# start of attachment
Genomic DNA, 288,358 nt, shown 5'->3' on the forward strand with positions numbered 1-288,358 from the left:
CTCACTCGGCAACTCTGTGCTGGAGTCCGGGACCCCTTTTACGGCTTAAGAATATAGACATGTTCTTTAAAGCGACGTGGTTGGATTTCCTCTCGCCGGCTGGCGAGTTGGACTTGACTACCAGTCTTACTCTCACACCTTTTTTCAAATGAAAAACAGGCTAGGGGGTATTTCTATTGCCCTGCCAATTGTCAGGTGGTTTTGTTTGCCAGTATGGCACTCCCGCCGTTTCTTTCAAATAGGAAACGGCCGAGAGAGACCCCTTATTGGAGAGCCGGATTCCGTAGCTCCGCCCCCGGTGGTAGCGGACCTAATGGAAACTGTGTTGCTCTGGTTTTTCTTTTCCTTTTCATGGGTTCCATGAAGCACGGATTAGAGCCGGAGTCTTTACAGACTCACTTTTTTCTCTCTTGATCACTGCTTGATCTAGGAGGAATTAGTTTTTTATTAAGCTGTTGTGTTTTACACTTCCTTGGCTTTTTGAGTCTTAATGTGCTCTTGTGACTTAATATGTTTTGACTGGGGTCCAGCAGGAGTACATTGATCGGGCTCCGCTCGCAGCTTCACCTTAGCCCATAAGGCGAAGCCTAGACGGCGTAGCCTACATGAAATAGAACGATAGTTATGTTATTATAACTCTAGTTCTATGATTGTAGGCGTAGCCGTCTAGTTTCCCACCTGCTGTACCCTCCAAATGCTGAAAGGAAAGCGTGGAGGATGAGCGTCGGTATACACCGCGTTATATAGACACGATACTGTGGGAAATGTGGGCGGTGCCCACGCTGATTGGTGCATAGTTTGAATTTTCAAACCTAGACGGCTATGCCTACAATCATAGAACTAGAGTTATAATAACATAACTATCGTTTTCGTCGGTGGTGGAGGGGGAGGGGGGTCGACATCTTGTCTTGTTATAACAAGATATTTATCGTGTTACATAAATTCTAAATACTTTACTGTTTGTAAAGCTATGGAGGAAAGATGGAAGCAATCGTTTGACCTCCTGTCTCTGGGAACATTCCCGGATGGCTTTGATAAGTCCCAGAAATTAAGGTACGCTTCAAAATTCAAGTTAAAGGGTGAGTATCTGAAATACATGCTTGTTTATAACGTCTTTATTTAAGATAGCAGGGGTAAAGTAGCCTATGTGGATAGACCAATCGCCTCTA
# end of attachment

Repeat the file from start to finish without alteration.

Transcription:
Genomic DNA, 288,358 nt, shown 5'->3' on the forward strand with positions numbered 1-288,358 from the left:
CTCACTCGGCAACTCTGTGCTGGAGTCCGGGACCCCTTTTACGGCTTAAGAATATAGACATGTTCTTTAAAGCGACGTGGTTGGATTTCCTCTCGCCGGCTGGCGAGTTGGACTTGACTACCAGTCTTACTCTCACACCTTTTTTCAAATGAAAAACAGGCTAGGGGGTATTTCTATTGCCCTGCCAATTGTCAGGTGGTTTTGTTTGCCAGTATGGCACTCCCGCCGTTTCTTTCAAATAGGAAACGGCCGAGAGAGACCCCTTATTGGAGAGCCGGATTCCGTAGCTCCGCCCCCGGTGGTAGCGGACCTAATGGAAACTGTGTTGCTCTGGTTTTTCTTTTCCTTTTCATGGGTTCCATGAAGCACGGATTAGAGCCGGAGTCTTTACAGACTCACTTTTTTCTCTCTTGATCACTGCTTGATCTAGGAGGAATTAGTTTTTTATTAAGCTGTTGTGTTTTACACTTCCTTGGCTTTTTGAGTCTTAATGTGCTCTTGTGACTTAATATGTTTTGACTGGGGTCCAGCAGGAGTACATTGATCGGGCTCCGCTCGCAGCTTCACCTTAGCCCATAAGGCGAAGCCTAGACGGCGTAGCCTACATGAAATAGAACGATAGTTATGTTATTATAACTCTAGTTCTATGATTGTAGGCGTAGCCGTCTAGTTTCCCACCTGCTGTACCCTCCAAATGCTGAAAGGAAAGCGTGGAGGATGAGCGTCGGTATACACCGCGTTATATAGACACGATACTGTGGGAAATGTGGGCGGTGCCCACGCTGATTGGTGCATAGTTTGAATTTTCAAACCTAGACGGCTATGCCTACAATCATAGAACTAGAGTTATAATAACATAACTATCGTTTTCGTCGGTGGTGGAGGGGGAGGGGGGTCGACATCTTGTCTTGTTATAACAAGATATTTATCGTGTTACATAAATTCTAAATACTTTACTGTTTGTAAAGCTATGGAGGAAAGATGGAAGCAATCGTTTGACCTCCTGTCTCTGGGAACATTCCCGGATGGCTTTGATAAGTCCCAGAAATTAAGGTACGCTTCAAAATTCAAGTTAAAGGGTGAGTATCTGAAATACATGCTTGTTTATAACGTCTTTATTTAAGATAGCAGGGGTAAAGTAGCCTATGTGGATAGACCAATCGCCTCTA